While politicians of all stripes talk of the need to “create more jobs,” about one in four jobs in America requires an occupational license — a government permission slip to work. These licenses are expensive, demand time-consuming training, and are subject to requirements that vary from state to state.
Americans face government-imposed barriers to work in a wide range of professions, including barbers, plumbers, real estate agents, sign language interpreters, florists, landscapers, coaches, interior designers, and many others. No matter how qualified someone is, Americans must re-apply for permission to work when they move to a new state. That’s a costly and unnecessary barrier for countless Americans to earn a living.
The average military family moves every two to three years, picking up everything and getting adjusted to new neighborhoods, new schools, and new daily lives. And for military spouses, these frequent relocations can mean major disruptions in their careers. Those who work in fields that require occupational licenses often have to spend thousands of hours and thousands of dollars to continue doing their jobs in their new state—jobs they’re already licensed to do in another state.
By the time they get through the paperwork, complete the testing, get their license, and find a new job in the new state, new orders will likely come through that they will have to move again and start the process all over. At some point, they begin to ask when it will be their turn to put their careers first. Some talk about it. Some don’t.
“I thought about it every day,” said Debbi Chapman, an open-heart intensive care unit nurse who eventually gave up her profession because it became unworkable to maintain her license as she moved from state to state. “Did I voice it? No. But I’m sure there are many spouses out there that are not as accepting as I was.”
New Report available HERE on dozens of military spouses facing occupational licensing challenges.
The Goldwater Institute has a solution to help military spouses keep working: the Breaking Down Barriers to Work Act. Goldwater Director of National Litigation Jon Riches explains in his new report Breaking Down Barriers to Work for Military Families that the Goldwater-drafted model bill “recognizes that military members and their families do not forget how to practice their trade or profession when they cross state lines.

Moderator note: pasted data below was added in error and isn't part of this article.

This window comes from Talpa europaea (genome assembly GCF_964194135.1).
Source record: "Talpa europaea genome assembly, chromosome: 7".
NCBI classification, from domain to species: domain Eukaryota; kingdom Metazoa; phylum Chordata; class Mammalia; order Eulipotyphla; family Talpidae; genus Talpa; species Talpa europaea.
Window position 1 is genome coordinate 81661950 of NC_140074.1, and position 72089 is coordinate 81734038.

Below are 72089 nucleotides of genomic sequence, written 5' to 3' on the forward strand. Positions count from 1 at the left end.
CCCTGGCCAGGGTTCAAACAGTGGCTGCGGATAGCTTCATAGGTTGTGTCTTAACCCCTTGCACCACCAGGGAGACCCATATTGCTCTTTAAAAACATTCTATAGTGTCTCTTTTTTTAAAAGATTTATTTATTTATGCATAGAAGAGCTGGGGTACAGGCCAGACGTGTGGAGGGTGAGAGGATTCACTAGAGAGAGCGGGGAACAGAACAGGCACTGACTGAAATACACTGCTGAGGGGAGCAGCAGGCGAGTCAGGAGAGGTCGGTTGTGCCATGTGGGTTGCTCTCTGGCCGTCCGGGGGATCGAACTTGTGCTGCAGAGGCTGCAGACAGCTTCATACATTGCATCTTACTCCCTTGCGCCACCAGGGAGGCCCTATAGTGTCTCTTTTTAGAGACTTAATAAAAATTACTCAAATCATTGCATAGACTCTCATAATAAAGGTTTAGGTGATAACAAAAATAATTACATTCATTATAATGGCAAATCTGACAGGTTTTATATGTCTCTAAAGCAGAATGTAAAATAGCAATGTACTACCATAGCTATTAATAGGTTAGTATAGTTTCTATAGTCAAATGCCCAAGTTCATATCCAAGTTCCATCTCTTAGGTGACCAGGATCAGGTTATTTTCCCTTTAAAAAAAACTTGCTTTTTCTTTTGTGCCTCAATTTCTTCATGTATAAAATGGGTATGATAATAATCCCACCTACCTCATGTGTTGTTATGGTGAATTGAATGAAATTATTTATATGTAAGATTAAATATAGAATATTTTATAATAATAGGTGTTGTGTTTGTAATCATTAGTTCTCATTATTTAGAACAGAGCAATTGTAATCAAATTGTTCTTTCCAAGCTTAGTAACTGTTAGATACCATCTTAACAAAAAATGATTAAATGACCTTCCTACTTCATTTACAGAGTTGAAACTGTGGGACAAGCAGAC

The Breaking Down Barriers to Work Act makes it easier for Americans to continue to work by ensuring their professional licenses are universally recognized when they move to a new state.
Instead of asking licensed professionals to jump through expensive, time-consuming, and redundant hoops, this law directs state government to issue licenses to new residents who apply for a license and meet simple, commonsense criteria. By breaking down barriers to work, licensed professionals, members of the military, veterans, and their family members will be free to pursue their American dream.
Download a copy of the Breaking Down Barriers to Work Act model legislation.
Barriers to work are already coming down in Arizona thanks to the Goldwater Institute’s reform. Less than a year after the new law took effect in early 2019, more than 800 people used it to obtain their occupational licenses in fields as varied as cosmetology to construction to dentistry, according to a survey of state licensing entities. Read more about it here.
The Goldwater Institute’s success in breaking down barriers to work is catching on all across the country. As of March 2020 — less than a year after Arizona enacted its law — more than 20 states were pursuing reforms based on the Goldwater Institute “Breaking Down Barriers to Work” model.
Breaking Down Barriers to Work is garnering bipartisan support across the country, because making it easier for Americans to get to work just makes sense.
“As society becomes more mobile, there’s a broader recognition that we want to welcome professionals that move across states,” Goldwater Institute Director of National Litigation Jon Riches said. “It’s really hard when the rubber meets the road for people to come up with reasoned explanations for why these reciprocity laws aren’t in place.”
Indeed, if a person has already gone through the time and training they need to earn a license in one state, they have the skills, knowledge, and know-how to keep working in their new home without having to go through more costly and time-consuming efforts just to do the same job.
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